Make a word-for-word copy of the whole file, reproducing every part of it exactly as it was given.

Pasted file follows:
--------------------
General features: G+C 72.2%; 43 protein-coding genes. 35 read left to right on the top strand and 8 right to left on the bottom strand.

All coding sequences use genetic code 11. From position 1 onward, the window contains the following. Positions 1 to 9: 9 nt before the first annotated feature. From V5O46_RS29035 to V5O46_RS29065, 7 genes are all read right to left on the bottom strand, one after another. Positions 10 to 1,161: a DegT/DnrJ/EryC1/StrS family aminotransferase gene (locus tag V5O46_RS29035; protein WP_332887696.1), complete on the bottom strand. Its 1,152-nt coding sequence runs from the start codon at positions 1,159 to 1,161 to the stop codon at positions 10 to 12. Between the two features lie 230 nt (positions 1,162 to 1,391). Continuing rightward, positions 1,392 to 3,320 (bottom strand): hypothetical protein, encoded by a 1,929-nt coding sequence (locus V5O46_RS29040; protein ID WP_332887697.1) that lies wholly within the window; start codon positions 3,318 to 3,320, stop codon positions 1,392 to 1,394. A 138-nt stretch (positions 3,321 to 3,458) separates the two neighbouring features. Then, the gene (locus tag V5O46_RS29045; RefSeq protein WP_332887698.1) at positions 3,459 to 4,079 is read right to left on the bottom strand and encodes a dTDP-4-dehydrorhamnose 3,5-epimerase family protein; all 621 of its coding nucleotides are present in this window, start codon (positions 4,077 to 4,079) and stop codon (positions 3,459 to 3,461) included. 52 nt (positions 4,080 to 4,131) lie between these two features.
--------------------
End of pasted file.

General features: G+C 72.2%; 43 protein-coding genes. 35 read left to right on the top strand and 8 right to left on the bottom strand.

All coding sequences use genetic code 11. From position 1 onward, the window contains the following. Positions 1 to 9: 9 nt before the first annotated feature. From V5O46_RS29035 to V5O46_RS29065, 7 genes are all read right to left on the bottom strand, one after another. Positions 10 to 1,161: a DegT/DnrJ/EryC1/StrS family aminotransferase gene (locus tag V5O46_RS29035; protein WP_332887696.1), complete on the bottom strand. Its 1,152-nt coding sequence runs from the start codon at positions 1,159 to 1,161 to the stop codon at positions 10 to 12. Between the two features lie 230 nt (positions 1,162 to 1,391). Continuing rightward, positions 1,392 to 3,320 (bottom strand): hypothetical protein, encoded by a 1,929-nt coding sequence (locus V5O46_RS29040; protein ID WP_332887697.1) that lies wholly within the window; start codon positions 3,318 to 3,320, stop codon positions 1,392 to 1,394. A 138-nt stretch (positions 3,321 to 3,458) separates the two neighbouring features. Then, the gene (locus tag V5O46_RS29045; RefSeq protein WP_332887698.1) at positions 3,459 to 4,079 is read right to left on the bottom strand and encodes a dTDP-4-dehydrorhamnose 3,5-epimerase family protein; all 621 of its coding nucleotides are present in this window, start codon (positions 4,077 to 4,079) and stop codon (positions 3,459 to 3,461) included. 52 nt (positions 4,080 to 4,131) lie between these two features.